Benchmark HPA4 Headphone Amp - Official Thread

This thread is to discuss the Benchmark HPA4 Headphone Amp.

From the manufacturer:

Benchmark Media Systems, Inc. and THX, Ltd. have partnered to introduce the Benchmark HPA4 headphone/line amplifier featuring THX Achromatic Audio Amplifier (AAA™) technology.

THX AAA™ reduces harmonic, intermodulation, and crossover distortion by 20 to 40 dB to guarantee a realistic and fatigue-free listening experience. It accomplishes this using a patented feed-forward topology to null conventional distortion and noise mechanisms, resulting in the world’s most linear amplifier. THX AAA allows the amplifier to reach its maximum output power and sound pressure level (SPL) without producing the distortion that normally accompanies increased output levels in traditional amplifiers.

Featuring the flagship THX-888 amplifier design, the revolutionary HPA4 headphone amplifier incorporates the same THX AAAtechnology that Benchmark uses in the AHB2 power amplifier. The HPA4 delivers sonic perfection. Hear the music without any contamination from electronic noise or distortion. The HPA4 delivers power, audio fidelity, speed and accuracy over an utterly silent background.

The Ultimate Line Amplifier

The THX-888 amplifier is driven by a Benchmark line amplifier that features relay gain control, relay input selection, and relay muting. The line amplifier incorporates the finest gold-contact relays available. The gain control has 256 steps in 0.5 dB increments. It also features a balance control. Relay closures are precisely timed to deliver silky-smooth volume changes. No other relay gain control offers this level of precision and performance. The HPA4 includes 4 independent 256-step attenuators: two for the L&R headphone outputs, and two for the L&R line outputs. To make this all happen, the HPA4 includes a total of 64 precision relays.


Not to invoke controversy, but a very positive review is up at ASR:

Intro posts for these types of threads need pictures and a summary of the the product, please.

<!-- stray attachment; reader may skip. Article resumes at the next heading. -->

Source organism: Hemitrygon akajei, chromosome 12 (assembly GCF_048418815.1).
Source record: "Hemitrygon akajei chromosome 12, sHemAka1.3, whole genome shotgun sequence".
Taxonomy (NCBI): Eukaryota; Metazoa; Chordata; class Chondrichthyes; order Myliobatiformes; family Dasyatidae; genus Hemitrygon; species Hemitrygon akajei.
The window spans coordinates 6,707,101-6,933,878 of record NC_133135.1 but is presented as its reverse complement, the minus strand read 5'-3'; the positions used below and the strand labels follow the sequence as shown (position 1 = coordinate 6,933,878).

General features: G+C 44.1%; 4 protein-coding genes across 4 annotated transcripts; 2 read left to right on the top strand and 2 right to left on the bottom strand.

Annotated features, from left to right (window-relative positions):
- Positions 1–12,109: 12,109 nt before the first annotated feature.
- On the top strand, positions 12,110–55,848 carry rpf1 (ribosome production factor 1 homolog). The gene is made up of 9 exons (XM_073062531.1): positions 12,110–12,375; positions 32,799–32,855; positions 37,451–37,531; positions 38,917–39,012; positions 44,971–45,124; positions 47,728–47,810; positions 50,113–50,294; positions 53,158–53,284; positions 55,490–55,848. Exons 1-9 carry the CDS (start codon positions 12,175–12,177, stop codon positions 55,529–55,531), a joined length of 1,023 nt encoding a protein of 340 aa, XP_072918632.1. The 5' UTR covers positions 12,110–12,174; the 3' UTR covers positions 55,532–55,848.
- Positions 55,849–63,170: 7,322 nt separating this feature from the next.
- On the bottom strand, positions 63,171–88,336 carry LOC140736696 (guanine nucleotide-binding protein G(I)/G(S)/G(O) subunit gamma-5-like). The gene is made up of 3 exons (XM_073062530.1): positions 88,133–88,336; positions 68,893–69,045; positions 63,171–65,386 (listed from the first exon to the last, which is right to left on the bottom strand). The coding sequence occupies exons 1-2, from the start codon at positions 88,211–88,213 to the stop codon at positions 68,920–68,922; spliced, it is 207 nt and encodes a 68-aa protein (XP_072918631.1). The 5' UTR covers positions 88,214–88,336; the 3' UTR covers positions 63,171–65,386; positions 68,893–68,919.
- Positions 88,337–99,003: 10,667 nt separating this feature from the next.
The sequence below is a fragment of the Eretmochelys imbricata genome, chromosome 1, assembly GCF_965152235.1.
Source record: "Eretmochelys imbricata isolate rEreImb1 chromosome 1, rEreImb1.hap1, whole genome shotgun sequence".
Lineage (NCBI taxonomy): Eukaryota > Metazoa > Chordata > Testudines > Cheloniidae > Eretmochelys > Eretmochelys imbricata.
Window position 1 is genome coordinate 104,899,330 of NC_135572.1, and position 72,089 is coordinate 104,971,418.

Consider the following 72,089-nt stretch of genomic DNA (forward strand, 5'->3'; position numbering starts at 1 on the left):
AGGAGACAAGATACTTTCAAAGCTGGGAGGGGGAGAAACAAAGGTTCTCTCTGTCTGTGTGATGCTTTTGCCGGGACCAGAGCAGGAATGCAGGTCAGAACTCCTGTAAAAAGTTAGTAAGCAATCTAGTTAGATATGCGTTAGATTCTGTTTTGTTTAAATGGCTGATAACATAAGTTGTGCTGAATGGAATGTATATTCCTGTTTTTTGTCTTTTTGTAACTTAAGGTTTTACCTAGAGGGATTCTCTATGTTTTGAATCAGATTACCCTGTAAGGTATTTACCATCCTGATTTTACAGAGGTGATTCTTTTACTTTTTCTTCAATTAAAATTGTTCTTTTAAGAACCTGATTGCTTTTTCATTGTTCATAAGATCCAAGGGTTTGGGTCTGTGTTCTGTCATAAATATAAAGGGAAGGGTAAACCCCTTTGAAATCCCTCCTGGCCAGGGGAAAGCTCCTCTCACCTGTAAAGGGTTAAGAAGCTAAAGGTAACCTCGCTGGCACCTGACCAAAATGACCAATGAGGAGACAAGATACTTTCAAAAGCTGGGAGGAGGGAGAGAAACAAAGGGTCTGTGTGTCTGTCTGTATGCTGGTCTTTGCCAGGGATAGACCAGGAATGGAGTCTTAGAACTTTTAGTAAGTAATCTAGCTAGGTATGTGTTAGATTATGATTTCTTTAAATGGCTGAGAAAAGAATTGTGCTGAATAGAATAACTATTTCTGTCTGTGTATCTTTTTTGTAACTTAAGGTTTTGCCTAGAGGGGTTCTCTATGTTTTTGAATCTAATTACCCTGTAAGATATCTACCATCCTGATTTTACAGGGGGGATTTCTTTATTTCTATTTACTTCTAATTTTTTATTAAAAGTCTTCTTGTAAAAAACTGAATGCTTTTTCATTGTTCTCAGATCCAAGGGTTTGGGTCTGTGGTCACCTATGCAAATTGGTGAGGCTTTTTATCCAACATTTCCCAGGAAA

Adding and editing now…in progress…

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I edited the post to put a picture of the HPA4 there; the posted picture was of the LA4.

Thanks – I shouldn’t have tried posting while I was on the phone…

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The measurements look incredible! Still I find solace in the fact that my cheap Atom measures well enough to likely be audibly transparent, so if I don’t need the power or balanced out I’m all set :grin:


I should probably get another copy of this amplifier in to do a direct comparison with the Phonitor X, now that I have the SR1a.

When I first heard it, while I thought it was genuinely excellent, when compared to the direct output of the Chord DAVE (same internal connections feed the RCA and XLR outputs on its rear) it seemed a little on the lean side. I didn’t run into that with the Phonitor X. Which is one reason why I bought the Phonitor X.

That changed with the SR1a … so it may just be that something more resolving was needed to tell other differences apart. So, I’ll go about rounding one up and doing a proper review of the thing, as well as a side-by-side comparison with the Phonitor X (obviously using both in pre-amp configuration as well as headphone-amp mode).

The HPA4 definitely measures better than the SPL unit, though both perform at a level where the differences should be inaudible (see “Failures of Logic”), so that’ll be a particularly interesting back-to-back test for me.